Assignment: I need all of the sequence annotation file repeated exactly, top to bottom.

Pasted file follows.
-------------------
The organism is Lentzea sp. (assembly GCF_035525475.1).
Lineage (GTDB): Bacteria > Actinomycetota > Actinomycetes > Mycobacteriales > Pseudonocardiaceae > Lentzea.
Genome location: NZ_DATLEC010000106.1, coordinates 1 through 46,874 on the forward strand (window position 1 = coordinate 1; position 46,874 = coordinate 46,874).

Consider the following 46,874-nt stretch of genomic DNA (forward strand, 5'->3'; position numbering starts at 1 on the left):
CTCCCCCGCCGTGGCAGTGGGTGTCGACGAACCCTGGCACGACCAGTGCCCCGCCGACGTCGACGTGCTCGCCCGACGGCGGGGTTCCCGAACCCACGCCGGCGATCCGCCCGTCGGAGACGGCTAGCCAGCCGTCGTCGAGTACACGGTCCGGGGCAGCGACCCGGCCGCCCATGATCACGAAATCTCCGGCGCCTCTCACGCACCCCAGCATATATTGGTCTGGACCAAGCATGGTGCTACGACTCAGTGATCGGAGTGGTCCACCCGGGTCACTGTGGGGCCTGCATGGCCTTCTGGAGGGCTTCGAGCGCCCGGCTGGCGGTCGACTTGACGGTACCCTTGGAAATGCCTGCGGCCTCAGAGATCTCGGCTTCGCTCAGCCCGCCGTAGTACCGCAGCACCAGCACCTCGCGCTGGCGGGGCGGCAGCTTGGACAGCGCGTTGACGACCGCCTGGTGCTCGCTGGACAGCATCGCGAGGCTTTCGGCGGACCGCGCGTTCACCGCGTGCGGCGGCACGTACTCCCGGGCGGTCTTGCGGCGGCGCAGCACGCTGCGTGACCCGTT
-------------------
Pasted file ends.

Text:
The organism is Lentzea sp. (assembly GCF_035525475.1).
Lineage (GTDB): Bacteria > Actinomycetota > Actinomycetes > Mycobacteriales > Pseudonocardiaceae > Lentzea.
Genome location: NZ_DATLEC010000106.1, coordinates 1 through 46,874 on the forward strand (window position 1 = coordinate 1; position 46,874 = coordinate 46,874).

Consider the following 46,874-nt stretch of genomic DNA (forward strand, 5'->3'; position numbering starts at 1 on the left):
CTCCCCCGCCGTGGCAGTGGGTGTCGACGAACCCTGGCACGACCAGTGCCCCGCCGACGTCGACGTGCTCGCCCGACGGCGGGGTTCCCGAACCCACGCCGGCGATCCGCCCGTCGGAGACGGCTAGCCAGCCGTCGTCGAGTACACGGTCCGGGGCAGCGACCCGGCCGCCCATGATCACGAAATCTCCGGCGCCTCTCACGCACCCCAGCATATATTGGTCTGGACCAAGCATGGTGCTACGACTCAGTGATCGGAGTGGTCCACCCGGGTCACTGTGGGGCCTGCATGGCCTTCTGGAGGGCTTCGAGCGCCCGGCTGGCGGTCGACTTGACGGTACCCTTGGAAATGCCTGCGGCCTCAGAGATCTCGGCTTCGCTCAGCCCGCCGTAGTACCGCAGCACCAGCACCTCGCGCTGGCGGGGCGGCAGCTTGGACAGCGCGTTGACGACCGCCTGGTGCTCGCTGGACAGCATCGCGAGGCTTTCGGCGGACCGCGCGTTCACCGCGTGCGGCGGCACGTACTCCCGGGCGGTCTTGCGGCGGCGCAGCACGCTGCGTGACCCGTT